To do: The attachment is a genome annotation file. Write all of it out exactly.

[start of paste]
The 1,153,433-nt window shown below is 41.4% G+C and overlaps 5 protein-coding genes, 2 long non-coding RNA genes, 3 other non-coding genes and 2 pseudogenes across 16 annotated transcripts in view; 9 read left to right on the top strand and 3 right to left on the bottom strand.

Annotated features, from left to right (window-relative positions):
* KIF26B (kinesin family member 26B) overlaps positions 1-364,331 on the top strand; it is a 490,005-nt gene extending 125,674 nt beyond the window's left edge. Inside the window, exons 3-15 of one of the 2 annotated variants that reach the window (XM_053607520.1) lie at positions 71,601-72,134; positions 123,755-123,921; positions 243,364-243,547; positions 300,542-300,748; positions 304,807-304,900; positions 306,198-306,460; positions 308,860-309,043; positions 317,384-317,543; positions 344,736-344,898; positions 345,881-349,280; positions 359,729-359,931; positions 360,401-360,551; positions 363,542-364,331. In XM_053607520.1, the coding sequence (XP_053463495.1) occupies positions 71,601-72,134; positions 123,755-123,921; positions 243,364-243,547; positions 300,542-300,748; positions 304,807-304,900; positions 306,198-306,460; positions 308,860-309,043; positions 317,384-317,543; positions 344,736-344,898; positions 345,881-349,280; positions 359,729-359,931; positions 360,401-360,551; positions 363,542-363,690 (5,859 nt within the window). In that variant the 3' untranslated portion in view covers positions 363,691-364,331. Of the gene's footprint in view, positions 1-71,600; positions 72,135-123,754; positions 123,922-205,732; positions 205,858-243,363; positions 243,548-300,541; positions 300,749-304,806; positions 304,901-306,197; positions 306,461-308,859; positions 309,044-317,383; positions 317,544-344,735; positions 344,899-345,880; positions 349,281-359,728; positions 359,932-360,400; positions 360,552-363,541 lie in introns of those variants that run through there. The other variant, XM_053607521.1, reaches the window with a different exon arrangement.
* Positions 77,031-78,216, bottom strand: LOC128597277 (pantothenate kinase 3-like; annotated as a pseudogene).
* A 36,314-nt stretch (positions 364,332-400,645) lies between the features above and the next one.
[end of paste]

The 1,153,433-nt window shown below is 41.4% G+C and overlaps 5 protein-coding genes, 2 long non-coding RNA genes, 3 other non-coding genes and 2 pseudogenes across 16 annotated transcripts in view; 9 read left to right on the top strand and 3 right to left on the bottom strand.

Annotated features, from left to right (window-relative positions):
* KIF26B (kinesin family member 26B) overlaps positions 1-364,331 on the top strand; it is a 490,005-nt gene extending 125,674 nt beyond the window's left edge. Inside the window, exons 3-15 of one of the 2 annotated variants that reach the window (XM_053607520.1) lie at positions 71,601-72,134; positions 123,755-123,921; positions 243,364-243,547; positions 300,542-300,748; positions 304,807-304,900; positions 306,198-306,460; positions 308,860-309,043; positions 317,384-317,543; positions 344,736-344,898; positions 345,881-349,280; positions 359,729-359,931; positions 360,401-360,551; positions 363,542-364,331. In XM_053607520.1, the coding sequence (XP_053463495.1) occupies positions 71,601-72,134; positions 123,755-123,921; positions 243,364-243,547; positions 300,542-300,748; positions 304,807-304,900; positions 306,198-306,460; positions 308,860-309,043; positions 317,384-317,543; positions 344,736-344,898; positions 345,881-349,280; positions 359,729-359,931; positions 360,401-360,551; positions 363,542-363,690 (5,859 nt within the window). In that variant the 3' untranslated portion in view covers positions 363,691-364,331. Of the gene's footprint in view, positions 1-71,600; positions 72,135-123,754; positions 123,922-205,732; positions 205,858-243,363; positions 243,548-300,541; positions 300,749-304,806; positions 304,901-306,197; positions 306,461-308,859; positions 309,044-317,383; positions 317,544-344,735; positions 344,899-345,880; positions 349,281-359,728; positions 359,932-360,400; positions 360,552-363,541 lie in introns of those variants that run through there. The other variant, XM_053607521.1, reaches the window with a different exon arrangement.
* Positions 77,031-78,216, bottom strand: LOC128597277 (pantothenate kinase 3-like; annotated as a pseudogene).
* A 36,314-nt stretch (positions 364,332-400,645) lies between the features above and the next one.